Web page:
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NCJRS Abstract

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NCJ Number: 97891 Find in a Library
Title: Police Traffic Radar - Issue Paper
Corporate Author: US Dept of Transportation National Highway Traffic Safety Admin
United States of America
Date Published: 1980
Page Count: 39
Sponsoring Agency: National Institute of Justice/
Rockville, MD 20849
NCJRS Photocopy Services
Rockville, MD 20849-6000
US Dept of Transportation National Highway Traffic Safety Admin
Washington, DC 20590
Publication Number: DOT HS 805 254
Sale Source: National Institute of Justice/
NCJRS paper reproduction
Box 6000, Dept F
Rockville, MD 20849
United States of America

NCJRS Photocopy Services
Box 6000
Rockville, MD 20849-6000
United States of America
Document: PDF
Language: English
Country: United States of America
Annotation: Following a discussion of the use, accuracy, and reliability of police traffic radar equipment and various related research and training activities undertaken by the National Highway Traffic and Safety Administration, the results of laboratory and field tests of six radar models are presented.
Abstract: The tests were designed to determine whether it was possible to affect target speed measurement under a variety of environmental and operational conditions. The models tested were those identified in a Dade County, Fl., evidentiary hearing which held that the reliability of these devices has not been established beyond reasonable doubt. These models are the CMI Speedgun 6 and Speedgun 8, the Decatur Electronics MV-715, the Kustom Signals MR-7 and MR-9, and the MPH Industries K-55. Units were tested under conditions of shadowing, batching, panning error, scanning error, cosine errors, and errors due to the lock-on feature, heat build-up, power surge, mirror switch aiming, and internal and external interference. There was no observed degradation in performance of any of the units as a result of cosine angle effect, automatic lock, heat build-up, mirror switch aiming, or high tension wire interference. Only one of the units was affected by external CB and none was affected by police radio transmissions at distances beyond 30 feet from the radar. Some units were affected by internal electrical interference. CB transmission in the same vehicle as the radar affected nearly all units, while police radio transmissions had a limited effect on radar units. Shadowing affected all but one of the units, and target speed bumping affected three of the units. In all cases, two-piece radars were affected by panning. While the units tested were affected in varying degrees by test conditions, it appears that the sources of error can be avoided through proper installation and operation of the unit. Test methodologies and tabular data are appended. (Author abstract modified)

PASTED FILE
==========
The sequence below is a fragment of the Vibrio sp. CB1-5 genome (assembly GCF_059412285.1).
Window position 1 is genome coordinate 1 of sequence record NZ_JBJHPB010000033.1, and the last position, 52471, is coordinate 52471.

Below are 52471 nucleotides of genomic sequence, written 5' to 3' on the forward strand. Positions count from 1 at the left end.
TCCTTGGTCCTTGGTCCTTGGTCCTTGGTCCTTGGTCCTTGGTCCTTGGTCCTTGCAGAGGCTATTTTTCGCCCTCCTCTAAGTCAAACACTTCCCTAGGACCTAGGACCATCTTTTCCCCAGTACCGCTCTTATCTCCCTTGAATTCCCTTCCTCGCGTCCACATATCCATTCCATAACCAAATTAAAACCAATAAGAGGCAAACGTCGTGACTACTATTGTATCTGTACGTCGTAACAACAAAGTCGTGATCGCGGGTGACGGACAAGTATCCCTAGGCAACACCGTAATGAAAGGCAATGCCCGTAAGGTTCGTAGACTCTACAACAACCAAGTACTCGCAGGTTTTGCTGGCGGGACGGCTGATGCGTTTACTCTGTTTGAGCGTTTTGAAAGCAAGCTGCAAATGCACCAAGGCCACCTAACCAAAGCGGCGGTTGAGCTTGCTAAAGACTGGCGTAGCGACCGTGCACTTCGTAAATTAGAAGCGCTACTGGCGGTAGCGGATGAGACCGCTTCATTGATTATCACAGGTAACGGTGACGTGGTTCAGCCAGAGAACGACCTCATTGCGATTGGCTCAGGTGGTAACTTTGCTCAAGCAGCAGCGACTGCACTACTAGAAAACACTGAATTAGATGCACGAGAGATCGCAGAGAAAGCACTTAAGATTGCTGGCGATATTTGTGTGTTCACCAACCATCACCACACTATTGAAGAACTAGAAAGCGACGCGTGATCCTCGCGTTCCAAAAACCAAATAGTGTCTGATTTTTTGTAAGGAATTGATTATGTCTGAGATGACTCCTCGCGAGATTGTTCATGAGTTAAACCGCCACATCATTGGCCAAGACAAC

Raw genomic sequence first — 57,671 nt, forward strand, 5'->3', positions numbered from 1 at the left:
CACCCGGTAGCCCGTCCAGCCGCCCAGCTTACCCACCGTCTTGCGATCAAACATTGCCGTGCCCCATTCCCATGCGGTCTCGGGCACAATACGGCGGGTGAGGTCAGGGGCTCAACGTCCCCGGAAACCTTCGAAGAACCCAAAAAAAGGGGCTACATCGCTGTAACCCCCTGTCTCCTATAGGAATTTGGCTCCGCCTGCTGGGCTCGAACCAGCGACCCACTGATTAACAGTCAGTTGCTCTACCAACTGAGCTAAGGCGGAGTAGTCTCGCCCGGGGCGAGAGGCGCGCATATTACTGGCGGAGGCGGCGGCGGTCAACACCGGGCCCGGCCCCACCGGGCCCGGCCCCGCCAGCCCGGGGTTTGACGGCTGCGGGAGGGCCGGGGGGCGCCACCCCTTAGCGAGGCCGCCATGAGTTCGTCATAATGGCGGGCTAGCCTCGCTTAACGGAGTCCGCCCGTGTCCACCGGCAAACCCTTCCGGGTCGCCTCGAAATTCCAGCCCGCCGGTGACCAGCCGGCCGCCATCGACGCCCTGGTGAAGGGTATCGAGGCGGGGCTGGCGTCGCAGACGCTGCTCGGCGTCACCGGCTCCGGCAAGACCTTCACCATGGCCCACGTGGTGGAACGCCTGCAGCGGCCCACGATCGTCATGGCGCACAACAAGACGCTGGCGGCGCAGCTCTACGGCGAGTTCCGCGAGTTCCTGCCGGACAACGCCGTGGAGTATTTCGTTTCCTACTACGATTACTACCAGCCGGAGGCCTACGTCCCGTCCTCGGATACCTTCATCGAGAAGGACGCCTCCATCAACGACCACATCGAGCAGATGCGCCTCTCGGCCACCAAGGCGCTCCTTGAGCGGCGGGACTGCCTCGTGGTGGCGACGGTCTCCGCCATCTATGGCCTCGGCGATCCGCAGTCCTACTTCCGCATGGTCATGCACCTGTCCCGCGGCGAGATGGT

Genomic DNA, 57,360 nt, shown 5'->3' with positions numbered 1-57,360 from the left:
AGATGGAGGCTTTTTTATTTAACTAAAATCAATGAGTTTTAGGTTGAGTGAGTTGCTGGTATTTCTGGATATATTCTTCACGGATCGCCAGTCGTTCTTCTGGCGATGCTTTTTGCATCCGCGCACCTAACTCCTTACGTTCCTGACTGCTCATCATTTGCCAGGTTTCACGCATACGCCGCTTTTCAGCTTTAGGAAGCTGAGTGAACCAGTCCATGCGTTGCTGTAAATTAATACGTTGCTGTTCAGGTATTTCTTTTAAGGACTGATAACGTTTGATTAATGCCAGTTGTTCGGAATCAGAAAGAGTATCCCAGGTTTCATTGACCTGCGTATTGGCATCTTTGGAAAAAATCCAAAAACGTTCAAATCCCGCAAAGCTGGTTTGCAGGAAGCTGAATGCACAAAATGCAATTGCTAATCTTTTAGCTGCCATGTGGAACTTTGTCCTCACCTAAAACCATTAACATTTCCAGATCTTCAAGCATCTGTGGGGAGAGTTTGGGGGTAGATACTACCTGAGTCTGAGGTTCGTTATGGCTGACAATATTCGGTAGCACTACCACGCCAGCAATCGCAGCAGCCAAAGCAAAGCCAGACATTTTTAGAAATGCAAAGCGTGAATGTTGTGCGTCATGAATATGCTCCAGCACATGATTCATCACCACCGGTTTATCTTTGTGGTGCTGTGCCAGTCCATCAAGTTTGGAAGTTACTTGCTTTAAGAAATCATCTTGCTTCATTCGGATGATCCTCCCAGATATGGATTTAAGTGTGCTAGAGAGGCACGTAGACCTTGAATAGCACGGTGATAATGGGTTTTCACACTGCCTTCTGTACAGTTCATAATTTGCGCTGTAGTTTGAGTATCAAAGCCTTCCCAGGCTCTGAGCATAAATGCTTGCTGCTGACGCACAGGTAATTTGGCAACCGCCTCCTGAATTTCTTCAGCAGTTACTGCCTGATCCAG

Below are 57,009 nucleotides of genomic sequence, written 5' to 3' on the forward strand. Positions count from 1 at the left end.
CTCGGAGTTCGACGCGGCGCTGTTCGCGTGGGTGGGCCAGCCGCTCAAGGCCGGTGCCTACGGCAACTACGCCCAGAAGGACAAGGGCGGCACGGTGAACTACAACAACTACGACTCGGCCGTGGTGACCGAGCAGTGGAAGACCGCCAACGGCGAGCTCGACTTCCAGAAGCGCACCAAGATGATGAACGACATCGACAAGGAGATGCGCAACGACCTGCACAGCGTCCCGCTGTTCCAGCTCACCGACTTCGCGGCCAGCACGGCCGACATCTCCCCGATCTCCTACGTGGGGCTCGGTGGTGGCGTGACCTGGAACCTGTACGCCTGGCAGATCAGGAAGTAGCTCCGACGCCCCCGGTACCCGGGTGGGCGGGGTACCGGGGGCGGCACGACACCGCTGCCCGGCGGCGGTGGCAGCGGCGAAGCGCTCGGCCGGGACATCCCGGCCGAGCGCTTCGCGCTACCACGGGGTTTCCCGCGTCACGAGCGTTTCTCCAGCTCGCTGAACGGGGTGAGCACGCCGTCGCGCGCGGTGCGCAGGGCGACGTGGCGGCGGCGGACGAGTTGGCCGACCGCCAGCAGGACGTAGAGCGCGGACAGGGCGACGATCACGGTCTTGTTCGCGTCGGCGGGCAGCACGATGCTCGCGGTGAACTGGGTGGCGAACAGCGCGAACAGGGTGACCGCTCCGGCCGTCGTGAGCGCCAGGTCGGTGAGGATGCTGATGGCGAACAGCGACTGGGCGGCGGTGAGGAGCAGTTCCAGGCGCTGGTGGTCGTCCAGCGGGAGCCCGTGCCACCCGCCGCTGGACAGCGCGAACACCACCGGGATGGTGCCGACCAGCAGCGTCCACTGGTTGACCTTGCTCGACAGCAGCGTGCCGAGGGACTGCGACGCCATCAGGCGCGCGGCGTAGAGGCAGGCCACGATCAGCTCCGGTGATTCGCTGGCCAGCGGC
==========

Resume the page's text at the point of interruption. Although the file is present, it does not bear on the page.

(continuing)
Index Term(s): Equipment evaluation; Moving radar; Police equipment; Traffic monitoring equipment
To cite this abstract, use the following link:
http://www.ncjrs.gov/App/publications/abstract.aspx?ID=97891

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